Match Game, which debuted in 1962 and resurfaced on other networks in the years since, poses "fill-in-the-blanks" questions to a panel of celebrities. The questions were deliberately loaded with double entendres, and more often than not, the "blanks" became bawdy.
For ABC's 10-episode incarnation, Alec Baldwin tosses the questions at a rolling roster of stars, including Will & Grace's Debra Messing, Rosie O'Donnell, Curb Your Enthusiam's JB Smoove, and others.
Baldwin, incidentally armed with a '70s-era game show host's skinny microphone, has reportedly donated the proceeds for the hosting gig to various arts-related charities via his AB Foundation.
In an interview with E! News, actress Viola Davis, who plays Amanda Waller in the film, even admitted to having heart palpitations on set. What’s more, co-star Jared Leto, who plays the Joker, was so committed to his role, he sent members of the cast boxes of bullets -- a stunt, Davis admitted, that was a bit scary.
The actress added that, despite being on set with him, she met the real Leto for the first time at a Glamour magazine event.
“I met him really for the first time because before that I was only introduced to the Joker,” Davis told E! News. “And there was a part of me that, you know, I almost had my pepper spray out.”
Davis said the whole cast, which includes Margot Robbie, Will Smith and Cara Delevingne, got to show their crazy.
"Every single person in it gets to be completely insane because all the characters are insane," Davis said. "They're bad guys. We're all bad guys."
Katherine Heigl and husband Josh Kelley; JB Lacroix/WireImage(NEW YORK) -- Katherine Heigl is going to be a mom again.
The former Grey’s Anatomy actress announced the news on her blog. In a post on Thursday, she wrote, "We are expecting a third addition to our tribe! It was totally unexpected but thrilling nonetheless."
The actress promised to share the details of her preganacy on the blog, and she got started right away posting pictures of her self in the doctor's office being scanned by an ultrasound. She even posted the ultrasound image.
The baby is due in January.
This will be the third child for Heigl and her husband of eight years, Josh Kelley, though it is Heigl’s first pregnancy.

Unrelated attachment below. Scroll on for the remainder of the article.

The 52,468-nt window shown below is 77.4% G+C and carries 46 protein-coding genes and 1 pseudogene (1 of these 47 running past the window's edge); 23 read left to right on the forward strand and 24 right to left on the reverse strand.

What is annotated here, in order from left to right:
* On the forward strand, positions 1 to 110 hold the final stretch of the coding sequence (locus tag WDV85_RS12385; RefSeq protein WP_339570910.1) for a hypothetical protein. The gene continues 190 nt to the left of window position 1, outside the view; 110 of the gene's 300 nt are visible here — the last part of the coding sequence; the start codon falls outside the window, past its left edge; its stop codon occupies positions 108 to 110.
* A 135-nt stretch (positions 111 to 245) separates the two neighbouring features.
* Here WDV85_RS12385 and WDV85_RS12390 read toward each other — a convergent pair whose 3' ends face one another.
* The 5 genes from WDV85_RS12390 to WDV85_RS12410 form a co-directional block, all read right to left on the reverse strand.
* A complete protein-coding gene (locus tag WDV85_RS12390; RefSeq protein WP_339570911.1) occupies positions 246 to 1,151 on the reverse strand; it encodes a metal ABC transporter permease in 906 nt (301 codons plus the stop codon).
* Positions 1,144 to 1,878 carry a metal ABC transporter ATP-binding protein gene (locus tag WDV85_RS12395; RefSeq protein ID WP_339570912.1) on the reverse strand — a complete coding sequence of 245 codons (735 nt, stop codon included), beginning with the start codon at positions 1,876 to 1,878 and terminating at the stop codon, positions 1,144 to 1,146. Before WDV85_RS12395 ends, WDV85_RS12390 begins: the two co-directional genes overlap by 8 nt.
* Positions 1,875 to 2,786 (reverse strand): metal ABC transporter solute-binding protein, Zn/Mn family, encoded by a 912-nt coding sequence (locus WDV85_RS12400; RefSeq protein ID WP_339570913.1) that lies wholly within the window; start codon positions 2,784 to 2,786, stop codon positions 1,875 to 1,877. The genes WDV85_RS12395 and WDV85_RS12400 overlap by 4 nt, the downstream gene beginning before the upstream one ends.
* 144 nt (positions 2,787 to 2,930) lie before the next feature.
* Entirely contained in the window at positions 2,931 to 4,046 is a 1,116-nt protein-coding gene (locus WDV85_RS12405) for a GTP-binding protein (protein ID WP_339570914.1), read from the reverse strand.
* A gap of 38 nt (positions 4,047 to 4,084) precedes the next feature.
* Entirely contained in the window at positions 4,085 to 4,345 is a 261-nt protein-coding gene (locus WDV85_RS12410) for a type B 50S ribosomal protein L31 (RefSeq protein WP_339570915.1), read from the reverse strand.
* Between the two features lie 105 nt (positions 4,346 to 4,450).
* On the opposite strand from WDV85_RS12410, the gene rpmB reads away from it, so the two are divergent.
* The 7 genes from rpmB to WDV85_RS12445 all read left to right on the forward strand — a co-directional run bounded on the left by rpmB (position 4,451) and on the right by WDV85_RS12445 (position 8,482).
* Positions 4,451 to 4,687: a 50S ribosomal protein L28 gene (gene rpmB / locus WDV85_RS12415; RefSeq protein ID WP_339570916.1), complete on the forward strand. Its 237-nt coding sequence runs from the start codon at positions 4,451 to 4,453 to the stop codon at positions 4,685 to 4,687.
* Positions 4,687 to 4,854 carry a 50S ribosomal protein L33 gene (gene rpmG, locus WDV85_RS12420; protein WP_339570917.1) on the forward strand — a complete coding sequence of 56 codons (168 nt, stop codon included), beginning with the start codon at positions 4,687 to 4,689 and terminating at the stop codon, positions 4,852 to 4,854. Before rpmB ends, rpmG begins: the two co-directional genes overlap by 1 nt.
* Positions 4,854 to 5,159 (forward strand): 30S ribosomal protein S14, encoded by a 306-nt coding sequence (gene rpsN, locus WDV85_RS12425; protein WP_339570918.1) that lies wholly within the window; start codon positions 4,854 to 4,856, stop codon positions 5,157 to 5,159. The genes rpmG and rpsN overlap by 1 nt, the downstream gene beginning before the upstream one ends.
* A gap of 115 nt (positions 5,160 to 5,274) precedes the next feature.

Courtesy Twentieth Century Fox Film Corp.(NEW YORK) -- Here's a look at the new movies opening nationwide today:
* Independence Day: Resurgence -- Twenty years after the original, the aliens are back to attack us again. Sorry, no Will Smith to save the world this time. Liam Hemsworth, Jeff Goldblum and Bill Pullman star. Rated PG-13.
* Free State of Jones -- Matthew McConaughey plays a Southern farmer who leads a rebellion against the Confederacy during the Civil War. Rated R.
* The Neon Demon -- Elle Fanning is an aspiring model who moves to Los Angeles and is surrounded by other, jealous models. Keanu Reeves, Christina Hendricks and Jena Malone also star. Rated R.
* The Shallows -- Blake Lively is stranded off the shore of a beach after she's attacked by a great white shark. Rated PG-13.
Director Gary Ross starts out strong, immersing us in a realistic Civil War battle, from the Confederate perspective. It’s graphic, filled with brutal details that remind us how awful war is, and yet laced with humanity, a projection of our hero’s heart. Too bad the rest of the movie lacks the intensity, grittiness and intelligence of these opening moments.
The violence already has Knight disillusioned with war, but a new law allowing men from families who own at least 20 slaves to be exempt from service really shakes his confidence in the cause. That confidence is broken when a young family friend -- who was, in essence, kidnapped and forced to fight in the war -- is killed while Knight’s trying to get him back home.
Knight returns home to his wife (Keri Russell) and young son, where he learns local soldiers have been pillaging his neighbors’ property for food, clothes and ammunition. It isn’t long before Knight, in his efforts to protect a neighbor, is discovered by Confederate soldiers. It’s time for him to hide, with the help of a slave named Rachel, played by future Oscar-winner Gugu Mbatha-Raw.